Friday, September 24, 2004

Hurricanes and Price Gouging

The power of nature can be awe-inspiring at times; of course, when one finds themself in the path of a hurricane, as have many Floridians this season, the majesty may be lost to you. Having personally witnessed the aftermath of hurricane Charley, I can well appreciate the dangers that can be posed: a storm that can bend steel light poles like blades of grass is a force to be respected for its capacity for destruction.

In the preparations for the storm and in its aftermath, consumers will adjust their behavior in order to weather it with as little trouble as possible. Goods with particularly high utility for such circumstances will tend to be sought more aggressively - that is, they will be more dearly valued. Items such as plywood for boarding up windows, generators for electricity, and foodstuffs, amongst others, will commonly undergo this variation.

Ultimately, as the value of these goods rises, market prices will tend to rise along with them in the short run. The present supply is limited, and before additional demand can be met, shortages may occur. Higher prices will offer additional incentives for entrpeneurs to rush the desired goods in quantity to the region where the price spike occurs; ultimately, the price will reach equilibrium as supply increases to meet demand.

All here seems well and good, except that in Florida, this process does not occur. The State, in its benevolence and wisdom, has made it a crime to engage in the vile act of "price gouging," taking advantage of the misfortune of others.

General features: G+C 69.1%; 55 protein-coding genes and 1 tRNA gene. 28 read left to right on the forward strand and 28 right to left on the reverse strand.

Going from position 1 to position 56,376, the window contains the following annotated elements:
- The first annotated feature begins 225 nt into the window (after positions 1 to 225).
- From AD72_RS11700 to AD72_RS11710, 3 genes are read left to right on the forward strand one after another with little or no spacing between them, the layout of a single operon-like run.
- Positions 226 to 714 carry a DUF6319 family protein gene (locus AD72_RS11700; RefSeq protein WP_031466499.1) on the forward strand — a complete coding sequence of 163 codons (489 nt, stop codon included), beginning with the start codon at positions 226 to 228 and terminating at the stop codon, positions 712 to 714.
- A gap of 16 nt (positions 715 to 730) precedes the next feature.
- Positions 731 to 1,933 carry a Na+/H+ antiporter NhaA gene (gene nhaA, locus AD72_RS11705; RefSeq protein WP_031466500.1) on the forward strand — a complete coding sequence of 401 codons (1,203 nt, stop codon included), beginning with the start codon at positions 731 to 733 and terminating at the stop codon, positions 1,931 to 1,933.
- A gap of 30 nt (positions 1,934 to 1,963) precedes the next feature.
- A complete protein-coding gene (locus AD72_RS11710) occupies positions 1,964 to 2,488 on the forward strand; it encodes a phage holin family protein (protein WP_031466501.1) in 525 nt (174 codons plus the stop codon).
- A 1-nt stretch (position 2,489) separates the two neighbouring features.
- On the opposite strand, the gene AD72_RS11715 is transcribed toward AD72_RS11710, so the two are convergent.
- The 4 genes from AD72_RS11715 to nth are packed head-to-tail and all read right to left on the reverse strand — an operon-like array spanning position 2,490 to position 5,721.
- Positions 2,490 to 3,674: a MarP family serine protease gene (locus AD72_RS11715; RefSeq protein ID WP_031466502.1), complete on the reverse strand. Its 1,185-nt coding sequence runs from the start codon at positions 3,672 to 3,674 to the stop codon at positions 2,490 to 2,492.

While perhaps well-intentioned, the ultimate effect of such a law can only be to slow the flow of desired goods to the emergency zone. If shortages are called kindness, then I shudder to think of what the wrath of a government would bring.

Furthermore, this misguided policy serves to punish entrepeneurs for their foresight, having successfully predicted the increase in prices of the goods that they had previously stocked. In doing so, it diminishes the benefits of successfully reading the future state of the market, and limits the incentive of a consumer to be future-oriented enough to foresee their future needs. In essence, this regulation results in a rise in general time-preference; present goods will be consumed more readily in favor of future goods, leading to a general trend of "decivilization" (in the terms of Hans-Hermann Hoppe).

Lower rates of time-preference correlate with lower levels of investment, riskier personal behavior, increased incentives for crime, and a general shift towards present-orientedness that seems to offer little to the project of establishing and maintaining the norms necessary for society and cooperation.

So the question must be asked: is such a policy truly just or fair? Isn't it exactly the sort of thing we ask for, regardless of the consequences, from our government?

Hail to the chief, baby.

1 comment:

Tim said...

The really interesting thing is how normative contraints against price-gouging will differently affect local sellers (bound to repeated interactions with local consumers) and opportunistic entrepeneurs from out-of-town...